Yesterday a colleague was discussing one of my posts (thanks for reading Bob) and I told him that part of my reason for posting what I did was to clear shortcuts off my desktop.  Like most people I get email digests on articles that might be interesting to me.  As a way to manage my inbox I skim articles that may be interesting/useful and create a shortcut on my desktop for the ones I want to read later.  In other words, I am taking clutter out of my inbox and moving it to my desktop.  It ain’t perfect but it works.

My colleague, Bob, tried to explain a way I could use functionality in Google Chrome (or was it Firefox?) to manage these shortcuts without clogging my desktop.  I don’t think it was bookmarks but honestly I can’t remember (sorry Bob).

This brings me to my point.  The best advice, recommendation, insight, tip, etc is worthless if the person is not in the right frame of mind to process it and incorporate it into their routine, skill set, knowledge base, etc.  This is one of my chief complaints about event-based training.  If the only opportunity a person has to learn something is during a live, face-to-face event it is likely the learner will miss out on some valuable information.

Why does this happen?  Here are some reasons that come to mind quickly.

  • People are overwhelmed with all the new information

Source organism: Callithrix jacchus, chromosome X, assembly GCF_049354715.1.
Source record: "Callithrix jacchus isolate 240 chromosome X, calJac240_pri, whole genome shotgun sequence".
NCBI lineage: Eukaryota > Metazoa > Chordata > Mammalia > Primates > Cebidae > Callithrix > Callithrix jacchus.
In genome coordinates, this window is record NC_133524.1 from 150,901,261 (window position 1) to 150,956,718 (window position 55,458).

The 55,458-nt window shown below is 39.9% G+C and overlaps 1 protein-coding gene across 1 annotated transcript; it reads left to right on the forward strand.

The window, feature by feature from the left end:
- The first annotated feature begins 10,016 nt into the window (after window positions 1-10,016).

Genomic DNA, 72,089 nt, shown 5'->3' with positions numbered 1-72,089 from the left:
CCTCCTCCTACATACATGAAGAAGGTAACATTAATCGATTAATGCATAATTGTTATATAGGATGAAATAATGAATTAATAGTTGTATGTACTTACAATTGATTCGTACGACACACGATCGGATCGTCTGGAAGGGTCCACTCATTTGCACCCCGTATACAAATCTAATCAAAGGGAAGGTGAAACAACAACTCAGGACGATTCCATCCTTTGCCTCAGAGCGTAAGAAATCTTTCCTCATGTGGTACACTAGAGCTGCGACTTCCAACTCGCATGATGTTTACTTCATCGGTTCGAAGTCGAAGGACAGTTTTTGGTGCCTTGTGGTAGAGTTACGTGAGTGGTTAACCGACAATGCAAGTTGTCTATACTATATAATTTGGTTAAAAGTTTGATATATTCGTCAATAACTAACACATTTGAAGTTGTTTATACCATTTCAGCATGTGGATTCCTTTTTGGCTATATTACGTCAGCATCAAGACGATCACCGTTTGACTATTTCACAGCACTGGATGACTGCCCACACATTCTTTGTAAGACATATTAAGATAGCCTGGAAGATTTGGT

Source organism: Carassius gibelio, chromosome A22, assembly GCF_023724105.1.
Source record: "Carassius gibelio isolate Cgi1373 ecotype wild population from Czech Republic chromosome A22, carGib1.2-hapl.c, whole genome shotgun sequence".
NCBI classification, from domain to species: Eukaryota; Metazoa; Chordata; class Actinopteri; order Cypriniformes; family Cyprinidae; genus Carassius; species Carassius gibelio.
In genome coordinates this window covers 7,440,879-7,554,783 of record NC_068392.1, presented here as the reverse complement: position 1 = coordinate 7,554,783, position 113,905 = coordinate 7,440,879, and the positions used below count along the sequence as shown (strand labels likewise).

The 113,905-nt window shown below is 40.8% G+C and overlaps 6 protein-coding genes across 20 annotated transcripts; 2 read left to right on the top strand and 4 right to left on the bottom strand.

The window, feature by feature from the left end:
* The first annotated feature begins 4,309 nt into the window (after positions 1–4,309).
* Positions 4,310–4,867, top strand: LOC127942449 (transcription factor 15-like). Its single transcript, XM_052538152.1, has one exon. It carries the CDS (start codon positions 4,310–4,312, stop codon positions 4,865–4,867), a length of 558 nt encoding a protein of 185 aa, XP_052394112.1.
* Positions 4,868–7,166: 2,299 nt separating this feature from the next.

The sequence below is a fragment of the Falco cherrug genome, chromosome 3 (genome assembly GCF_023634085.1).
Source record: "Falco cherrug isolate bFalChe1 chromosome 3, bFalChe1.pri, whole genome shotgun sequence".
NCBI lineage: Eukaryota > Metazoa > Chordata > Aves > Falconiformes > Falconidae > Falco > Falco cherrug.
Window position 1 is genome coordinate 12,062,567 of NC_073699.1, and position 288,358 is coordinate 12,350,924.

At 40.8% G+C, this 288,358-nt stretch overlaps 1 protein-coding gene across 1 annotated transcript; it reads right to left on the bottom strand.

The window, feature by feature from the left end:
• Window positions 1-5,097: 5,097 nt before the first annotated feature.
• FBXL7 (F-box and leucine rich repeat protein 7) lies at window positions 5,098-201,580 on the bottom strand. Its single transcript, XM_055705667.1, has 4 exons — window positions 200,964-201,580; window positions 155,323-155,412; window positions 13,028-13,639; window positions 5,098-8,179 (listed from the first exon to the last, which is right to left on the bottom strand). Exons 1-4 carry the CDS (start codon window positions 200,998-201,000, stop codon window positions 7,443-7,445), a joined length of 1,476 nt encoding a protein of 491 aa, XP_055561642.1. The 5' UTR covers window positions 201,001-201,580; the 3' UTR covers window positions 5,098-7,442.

• People don’t have the experience/pre-requisite knowledge to understand what is being taught
  • Distractions (This was the case in my example above)
  • Instructional strategies that don’t match the content or learning preferences of the audience

Providing handouts helps but it still puts a lot of responsibility on the learner.  They have to take good notes, which isn’t always easy or accurate.  The learner also have to take the initiative to go back to them when they need an answer.

Providing digital resources can also extend the learning and compliment the materials provided in class.  Its also helpful to encourage networking in class and support it beyond the event itself.

If this is true for training imagine what its like at a person’s desk with all the distractions there.

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